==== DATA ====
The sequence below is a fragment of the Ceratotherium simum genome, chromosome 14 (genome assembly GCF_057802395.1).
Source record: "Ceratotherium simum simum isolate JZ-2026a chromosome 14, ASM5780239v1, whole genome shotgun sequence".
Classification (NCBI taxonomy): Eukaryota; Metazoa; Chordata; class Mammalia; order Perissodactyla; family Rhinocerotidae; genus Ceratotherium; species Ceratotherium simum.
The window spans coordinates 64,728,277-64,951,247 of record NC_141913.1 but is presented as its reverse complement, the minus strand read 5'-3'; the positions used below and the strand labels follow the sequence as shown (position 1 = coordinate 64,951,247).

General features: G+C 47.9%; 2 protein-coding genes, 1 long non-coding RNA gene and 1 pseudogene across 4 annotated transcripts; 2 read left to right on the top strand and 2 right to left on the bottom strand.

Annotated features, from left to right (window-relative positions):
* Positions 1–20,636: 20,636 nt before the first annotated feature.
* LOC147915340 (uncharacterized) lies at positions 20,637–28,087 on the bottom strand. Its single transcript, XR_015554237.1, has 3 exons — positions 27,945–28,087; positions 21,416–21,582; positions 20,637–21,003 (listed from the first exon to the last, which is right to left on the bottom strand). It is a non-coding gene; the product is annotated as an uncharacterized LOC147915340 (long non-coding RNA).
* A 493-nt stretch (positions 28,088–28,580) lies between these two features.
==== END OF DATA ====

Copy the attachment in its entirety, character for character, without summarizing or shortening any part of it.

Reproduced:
The sequence below is a fragment of the Ceratotherium simum genome, chromosome 14 (genome assembly GCF_057802395.1).
Source record: "Ceratotherium simum simum isolate JZ-2026a chromosome 14, ASM5780239v1, whole genome shotgun sequence".
Classification (NCBI taxonomy): Eukaryota; Metazoa; Chordata; class Mammalia; order Perissodactyla; family Rhinocerotidae; genus Ceratotherium; species Ceratotherium simum.
The window spans coordinates 64,728,277-64,951,247 of record NC_141913.1 but is presented as its reverse complement, the minus strand read 5'-3'; the positions used below and the strand labels follow the sequence as shown (position 1 = coordinate 64,951,247).

General features: G+C 47.9%; 2 protein-coding genes, 1 long non-coding RNA gene and 1 pseudogene across 4 annotated transcripts; 2 read left to right on the top strand and 2 right to left on the bottom strand.

Annotated features, from left to right (window-relative positions):
* Positions 1–20,636: 20,636 nt before the first annotated feature.
* LOC147915340 (uncharacterized) lies at positions 20,637–28,087 on the bottom strand. Its single transcript, XR_015554237.1, has 3 exons — positions 27,945–28,087; positions 21,416–21,582; positions 20,637–21,003 (listed from the first exon to the last, which is right to left on the bottom strand). It is a non-coding gene; the product is annotated as an uncharacterized LOC147915340 (long non-coding RNA).
* A 493-nt stretch (positions 28,088–28,580) lies between these two features.